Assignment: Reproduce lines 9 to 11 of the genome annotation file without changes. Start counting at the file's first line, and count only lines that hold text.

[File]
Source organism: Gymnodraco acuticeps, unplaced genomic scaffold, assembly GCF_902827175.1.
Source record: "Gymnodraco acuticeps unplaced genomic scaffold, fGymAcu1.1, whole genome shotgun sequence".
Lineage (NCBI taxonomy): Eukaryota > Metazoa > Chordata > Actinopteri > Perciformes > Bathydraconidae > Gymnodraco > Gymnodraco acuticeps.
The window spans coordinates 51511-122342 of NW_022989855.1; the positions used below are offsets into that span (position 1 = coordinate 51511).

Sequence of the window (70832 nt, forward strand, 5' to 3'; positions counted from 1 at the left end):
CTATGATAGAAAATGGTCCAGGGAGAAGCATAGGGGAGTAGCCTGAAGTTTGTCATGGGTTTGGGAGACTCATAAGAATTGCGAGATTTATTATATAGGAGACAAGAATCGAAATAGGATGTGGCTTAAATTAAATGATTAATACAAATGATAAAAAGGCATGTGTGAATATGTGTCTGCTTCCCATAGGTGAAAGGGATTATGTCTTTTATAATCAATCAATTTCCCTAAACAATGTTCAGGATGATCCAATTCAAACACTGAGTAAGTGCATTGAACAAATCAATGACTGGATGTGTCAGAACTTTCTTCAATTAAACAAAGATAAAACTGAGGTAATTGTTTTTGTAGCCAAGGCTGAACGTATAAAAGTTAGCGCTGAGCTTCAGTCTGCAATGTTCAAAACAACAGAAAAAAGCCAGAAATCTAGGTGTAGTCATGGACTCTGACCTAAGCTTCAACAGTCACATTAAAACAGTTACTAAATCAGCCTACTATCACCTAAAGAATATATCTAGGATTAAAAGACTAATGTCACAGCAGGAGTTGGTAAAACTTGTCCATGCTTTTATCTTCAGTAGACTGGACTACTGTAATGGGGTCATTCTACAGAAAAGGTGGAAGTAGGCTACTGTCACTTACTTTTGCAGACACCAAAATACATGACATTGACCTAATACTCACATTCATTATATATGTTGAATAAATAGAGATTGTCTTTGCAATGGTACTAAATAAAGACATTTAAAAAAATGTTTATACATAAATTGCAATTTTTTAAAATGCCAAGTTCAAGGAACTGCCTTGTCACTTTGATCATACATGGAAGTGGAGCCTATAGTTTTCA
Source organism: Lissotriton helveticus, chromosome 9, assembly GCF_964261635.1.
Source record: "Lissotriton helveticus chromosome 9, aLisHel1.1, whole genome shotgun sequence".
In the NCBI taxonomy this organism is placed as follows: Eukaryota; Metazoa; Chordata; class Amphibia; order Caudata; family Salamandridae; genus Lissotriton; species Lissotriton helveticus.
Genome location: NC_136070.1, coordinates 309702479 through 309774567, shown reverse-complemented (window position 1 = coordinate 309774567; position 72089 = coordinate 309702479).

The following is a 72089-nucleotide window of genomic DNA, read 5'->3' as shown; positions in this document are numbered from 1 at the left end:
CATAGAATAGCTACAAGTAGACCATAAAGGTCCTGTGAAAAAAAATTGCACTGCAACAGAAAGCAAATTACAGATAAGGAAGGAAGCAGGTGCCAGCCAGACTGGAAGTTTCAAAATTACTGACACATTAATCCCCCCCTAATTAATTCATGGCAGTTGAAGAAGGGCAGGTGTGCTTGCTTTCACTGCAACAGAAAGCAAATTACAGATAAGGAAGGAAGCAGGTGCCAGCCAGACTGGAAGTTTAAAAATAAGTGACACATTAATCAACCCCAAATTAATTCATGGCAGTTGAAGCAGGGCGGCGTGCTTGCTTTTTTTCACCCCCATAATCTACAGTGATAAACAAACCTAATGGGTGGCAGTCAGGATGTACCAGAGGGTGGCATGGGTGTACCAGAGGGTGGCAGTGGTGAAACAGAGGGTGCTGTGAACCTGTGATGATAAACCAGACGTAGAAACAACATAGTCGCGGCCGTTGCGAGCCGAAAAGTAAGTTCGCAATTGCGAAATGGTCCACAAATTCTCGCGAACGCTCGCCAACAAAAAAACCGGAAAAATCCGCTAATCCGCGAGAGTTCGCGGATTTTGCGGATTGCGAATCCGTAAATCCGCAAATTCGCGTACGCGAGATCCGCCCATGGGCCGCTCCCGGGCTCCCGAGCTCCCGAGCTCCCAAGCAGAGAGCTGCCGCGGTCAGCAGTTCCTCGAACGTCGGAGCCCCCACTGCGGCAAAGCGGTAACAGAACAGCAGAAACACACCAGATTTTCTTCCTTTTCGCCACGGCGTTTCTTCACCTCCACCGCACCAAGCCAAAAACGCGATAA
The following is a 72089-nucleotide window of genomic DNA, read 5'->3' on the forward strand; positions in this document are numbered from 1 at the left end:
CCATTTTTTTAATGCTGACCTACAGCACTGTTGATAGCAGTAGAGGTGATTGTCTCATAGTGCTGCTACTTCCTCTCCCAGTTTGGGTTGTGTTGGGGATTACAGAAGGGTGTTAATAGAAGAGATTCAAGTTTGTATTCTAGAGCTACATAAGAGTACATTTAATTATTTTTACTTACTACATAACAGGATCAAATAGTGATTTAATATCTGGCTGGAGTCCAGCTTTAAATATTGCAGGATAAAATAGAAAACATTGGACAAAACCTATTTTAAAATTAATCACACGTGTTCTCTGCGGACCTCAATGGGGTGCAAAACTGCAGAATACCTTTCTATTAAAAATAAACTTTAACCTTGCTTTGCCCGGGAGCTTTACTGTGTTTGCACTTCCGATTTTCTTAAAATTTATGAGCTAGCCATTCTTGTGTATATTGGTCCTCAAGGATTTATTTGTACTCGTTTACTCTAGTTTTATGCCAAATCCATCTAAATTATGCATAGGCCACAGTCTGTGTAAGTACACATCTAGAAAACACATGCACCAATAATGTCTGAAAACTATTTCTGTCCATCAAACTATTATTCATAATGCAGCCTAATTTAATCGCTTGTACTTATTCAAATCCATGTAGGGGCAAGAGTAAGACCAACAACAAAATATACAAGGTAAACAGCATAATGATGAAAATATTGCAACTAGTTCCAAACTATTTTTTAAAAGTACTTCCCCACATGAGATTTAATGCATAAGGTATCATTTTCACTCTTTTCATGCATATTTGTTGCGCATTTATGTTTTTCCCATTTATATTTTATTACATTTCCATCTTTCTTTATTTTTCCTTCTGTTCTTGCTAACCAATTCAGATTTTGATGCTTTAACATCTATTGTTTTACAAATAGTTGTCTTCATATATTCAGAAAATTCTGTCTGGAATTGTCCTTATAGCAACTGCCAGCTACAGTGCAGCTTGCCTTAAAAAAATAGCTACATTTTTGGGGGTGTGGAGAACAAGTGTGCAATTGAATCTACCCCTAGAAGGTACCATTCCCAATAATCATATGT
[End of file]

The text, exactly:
In the NCBI taxonomy this organism is placed as follows: Eukaryota; Metazoa; Chordata; class Amphibia; order Caudata; family Salamandridae; genus Lissotriton; species Lissotriton helveticus.
Genome location: NC_136070.1, coordinates 309702479 through 309774567, shown reverse-complemented (window position 1 = coordinate 309774567; position 72089 = coordinate 309702479).

The following is a 72089-nucleotide window of genomic DNA, read 5'->3' as shown; positions in this document are numbered from 1 at the left end: